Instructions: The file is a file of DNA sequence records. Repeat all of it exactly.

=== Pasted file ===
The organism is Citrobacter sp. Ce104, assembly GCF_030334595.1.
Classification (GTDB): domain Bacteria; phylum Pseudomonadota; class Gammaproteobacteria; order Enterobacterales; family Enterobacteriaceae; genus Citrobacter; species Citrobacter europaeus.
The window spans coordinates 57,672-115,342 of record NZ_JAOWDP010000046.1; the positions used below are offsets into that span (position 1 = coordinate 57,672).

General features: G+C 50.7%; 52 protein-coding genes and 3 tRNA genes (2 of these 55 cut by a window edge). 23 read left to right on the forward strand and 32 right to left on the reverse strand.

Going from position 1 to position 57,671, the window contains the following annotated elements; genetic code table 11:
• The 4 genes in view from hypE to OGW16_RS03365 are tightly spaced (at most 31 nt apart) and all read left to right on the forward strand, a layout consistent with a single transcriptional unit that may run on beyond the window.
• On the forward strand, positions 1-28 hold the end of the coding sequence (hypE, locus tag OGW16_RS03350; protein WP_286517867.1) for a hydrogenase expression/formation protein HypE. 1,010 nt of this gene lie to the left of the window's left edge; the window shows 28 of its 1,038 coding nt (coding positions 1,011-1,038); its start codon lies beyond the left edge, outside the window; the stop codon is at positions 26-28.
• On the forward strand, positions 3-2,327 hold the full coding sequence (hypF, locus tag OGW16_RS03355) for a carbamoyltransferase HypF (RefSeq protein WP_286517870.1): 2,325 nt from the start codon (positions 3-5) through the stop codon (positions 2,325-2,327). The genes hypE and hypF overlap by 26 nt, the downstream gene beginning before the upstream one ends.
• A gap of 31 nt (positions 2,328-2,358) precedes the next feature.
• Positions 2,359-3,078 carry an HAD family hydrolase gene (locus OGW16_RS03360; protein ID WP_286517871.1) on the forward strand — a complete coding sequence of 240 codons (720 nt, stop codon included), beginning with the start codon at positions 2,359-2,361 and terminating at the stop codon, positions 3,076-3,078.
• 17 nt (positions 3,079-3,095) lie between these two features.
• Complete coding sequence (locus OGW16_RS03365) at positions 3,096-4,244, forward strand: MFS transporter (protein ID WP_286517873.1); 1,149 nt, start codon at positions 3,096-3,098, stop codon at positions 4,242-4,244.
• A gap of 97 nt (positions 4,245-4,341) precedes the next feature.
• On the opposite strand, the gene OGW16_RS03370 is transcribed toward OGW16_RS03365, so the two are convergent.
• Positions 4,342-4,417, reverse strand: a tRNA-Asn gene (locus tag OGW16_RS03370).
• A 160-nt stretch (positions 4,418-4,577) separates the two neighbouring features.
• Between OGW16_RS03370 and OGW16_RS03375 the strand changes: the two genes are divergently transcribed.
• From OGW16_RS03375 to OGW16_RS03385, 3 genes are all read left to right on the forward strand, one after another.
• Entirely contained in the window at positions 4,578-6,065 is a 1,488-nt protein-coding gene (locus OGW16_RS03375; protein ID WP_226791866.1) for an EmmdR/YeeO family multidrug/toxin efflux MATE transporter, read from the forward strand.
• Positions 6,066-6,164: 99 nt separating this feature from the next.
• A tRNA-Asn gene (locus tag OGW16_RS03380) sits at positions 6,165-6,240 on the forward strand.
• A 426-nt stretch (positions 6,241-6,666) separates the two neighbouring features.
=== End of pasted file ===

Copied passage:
The organism is Citrobacter sp. Ce104, assembly GCF_030334595.1.
Classification (GTDB): domain Bacteria; phylum Pseudomonadota; class Gammaproteobacteria; order Enterobacterales; family Enterobacteriaceae; genus Citrobacter; species Citrobacter europaeus.
The window spans coordinates 57,672-115,342 of record NZ_JAOWDP010000046.1; the positions used below are offsets into that span (position 1 = coordinate 57,672).

General features: G+C 50.7%; 52 protein-coding genes and 3 tRNA genes (2 of these 55 cut by a window edge). 23 read left to right on the forward strand and 32 right to left on the reverse strand.

Going from position 1 to position 57,671, the window contains the following annotated elements; genetic code table 11:
• The 4 genes in view from hypE to OGW16_RS03365 are tightly spaced (at most 31 nt apart) and all read left to right on the forward strand, a layout consistent with a single transcriptional unit that may run on beyond the window.
• On the forward strand, positions 1-28 hold the end of the coding sequence (hypE, locus tag OGW16_RS03350; protein WP_286517867.1) for a hydrogenase expression/formation protein HypE. 1,010 nt of this gene lie to the left of the window's left edge; the window shows 28 of its 1,038 coding nt (coding positions 1,011-1,038); its start codon lies beyond the left edge, outside the window; the stop codon is at positions 26-28.
• On the forward strand, positions 3-2,327 hold the full coding sequence (hypF, locus tag OGW16_RS03355) for a carbamoyltransferase HypF (RefSeq protein WP_286517870.1): 2,325 nt from the start codon (positions 3-5) through the stop codon (positions 2,325-2,327). The genes hypE and hypF overlap by 26 nt, the downstream gene beginning before the upstream one ends.
• A gap of 31 nt (positions 2,328-2,358) precedes the next feature.
• Positions 2,359-3,078 carry an HAD family hydrolase gene (locus OGW16_RS03360; protein ID WP_286517871.1) on the forward strand — a complete coding sequence of 240 codons (720 nt, stop codon included), beginning with the start codon at positions 2,359-2,361 and terminating at the stop codon, positions 3,076-3,078.
• 17 nt (positions 3,079-3,095) lie between these two features.
• Complete coding sequence (locus OGW16_RS03365) at positions 3,096-4,244, forward strand: MFS transporter (protein ID WP_286517873.1); 1,149 nt, start codon at positions 3,096-3,098, stop codon at positions 4,242-4,244.
• A gap of 97 nt (positions 4,245-4,341) precedes the next feature.
• On the opposite strand, the gene OGW16_RS03370 is transcribed toward OGW16_RS03365, so the two are convergent.
• Positions 4,342-4,417, reverse strand: a tRNA-Asn gene (locus tag OGW16_RS03370).
• A 160-nt stretch (positions 4,418-4,577) separates the two neighbouring features.
• Between OGW16_RS03370 and OGW16_RS03375 the strand changes: the two genes are divergently transcribed.
• From OGW16_RS03375 to OGW16_RS03385, 3 genes are all read left to right on the forward strand, one after another.
• Entirely contained in the window at positions 4,578-6,065 is a 1,488-nt protein-coding gene (locus OGW16_RS03375; protein ID WP_226791866.1) for an EmmdR/YeeO family multidrug/toxin efflux MATE transporter, read from the forward strand.
• Positions 6,066-6,164: 99 nt separating this feature from the next.
• A tRNA-Asn gene (locus tag OGW16_RS03380) sits at positions 6,165-6,240 on the forward strand.
• A 426-nt stretch (positions 6,241-6,666) separates the two neighbouring features.